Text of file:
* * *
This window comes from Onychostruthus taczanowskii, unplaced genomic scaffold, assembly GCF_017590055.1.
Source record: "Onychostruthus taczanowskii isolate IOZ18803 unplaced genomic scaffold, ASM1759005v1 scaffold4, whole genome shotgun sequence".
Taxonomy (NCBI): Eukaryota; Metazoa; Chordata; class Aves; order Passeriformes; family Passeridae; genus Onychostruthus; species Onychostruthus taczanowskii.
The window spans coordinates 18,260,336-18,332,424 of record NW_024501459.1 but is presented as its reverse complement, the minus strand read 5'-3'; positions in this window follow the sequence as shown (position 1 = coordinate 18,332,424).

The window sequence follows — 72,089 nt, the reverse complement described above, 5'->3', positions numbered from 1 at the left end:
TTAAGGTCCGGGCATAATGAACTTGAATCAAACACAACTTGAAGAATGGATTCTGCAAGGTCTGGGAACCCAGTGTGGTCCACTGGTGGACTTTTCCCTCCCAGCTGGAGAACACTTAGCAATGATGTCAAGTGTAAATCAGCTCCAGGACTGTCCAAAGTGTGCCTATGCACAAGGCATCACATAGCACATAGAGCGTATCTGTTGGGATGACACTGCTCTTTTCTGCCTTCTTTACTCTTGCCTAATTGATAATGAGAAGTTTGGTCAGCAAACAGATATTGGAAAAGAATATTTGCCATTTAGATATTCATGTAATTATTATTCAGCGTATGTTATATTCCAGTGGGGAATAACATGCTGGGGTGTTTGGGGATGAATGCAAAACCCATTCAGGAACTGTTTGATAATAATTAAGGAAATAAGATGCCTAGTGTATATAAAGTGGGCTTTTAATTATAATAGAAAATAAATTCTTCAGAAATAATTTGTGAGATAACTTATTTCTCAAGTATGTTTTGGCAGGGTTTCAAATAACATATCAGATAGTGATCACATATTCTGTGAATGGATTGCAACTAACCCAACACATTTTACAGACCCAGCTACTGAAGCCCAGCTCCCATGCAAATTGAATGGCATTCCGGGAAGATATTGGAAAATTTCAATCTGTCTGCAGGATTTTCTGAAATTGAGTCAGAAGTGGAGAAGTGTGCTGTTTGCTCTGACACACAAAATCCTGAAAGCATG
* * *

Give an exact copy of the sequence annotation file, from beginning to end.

This window comes from Onychostruthus taczanowskii, unplaced genomic scaffold, assembly GCF_017590055.1.
Source record: "Onychostruthus taczanowskii isolate IOZ18803 unplaced genomic scaffold, ASM1759005v1 scaffold4, whole genome shotgun sequence".
Taxonomy (NCBI): Eukaryota; Metazoa; Chordata; class Aves; order Passeriformes; family Passeridae; genus Onychostruthus; species Onychostruthus taczanowskii.
The window spans coordinates 18,260,336-18,332,424 of record NW_024501459.1 but is presented as its reverse complement, the minus strand read 5'-3'; positions in this window follow the sequence as shown (position 1 = coordinate 18,332,424).

The window sequence follows — 72,089 nt, the reverse complement described above, 5'->3', positions numbered from 1 at the left end:
TTAAGGTCCGGGCATAATGAACTTGAATCAAACACAACTTGAAGAATGGATTCTGCAAGGTCTGGGAACCCAGTGTGGTCCACTGGTGGACTTTTCCCTCCCAGCTGGAGAACACTTAGCAATGATGTCAAGTGTAAATCAGCTCCAGGACTGTCCAAAGTGTGCCTATGCACAAGGCATCACATAGCACATAGAGCGTATCTGTTGGGATGACACTGCTCTTTTCTGCCTTCTTTACTCTTGCCTAATTGATAATGAGAAGTTTGGTCAGCAAACAGATATTGGAAAAGAATATTTGCCATTTAGATATTCATGTAATTATTATTCAGCGTATGTTATATTCCAGTGGGGAATAACATGCTGGGGTGTTTGGGGATGAATGCAAAACCCATTCAGGAACTGTTTGATAATAATTAAGGAAATAAGATGCCTAGTGTATATAAAGTGGGCTTTTAATTATAATAGAAAATAAATTCTTCAGAAATAATTTGTGAGATAACTTATTTCTCAAGTATGTTTTGGCAGGGTTTCAAATAACATATCAGATAGTGATCACATATTCTGTGAATGGATTGCAACTAACCCAACACATTTTACAGACCCAGCTACTGAAGCCCAGCTCCCATGCAAATTGAATGGCATTCCGGGAAGATATTGGAAAATTTCAATCTGTCTGCAGGATTTTCTGAAATTGAGTCAGAAGTGGAGAAGTGTGCTGTTTGCTCTGACACACAAAATCCTGAAAGCATG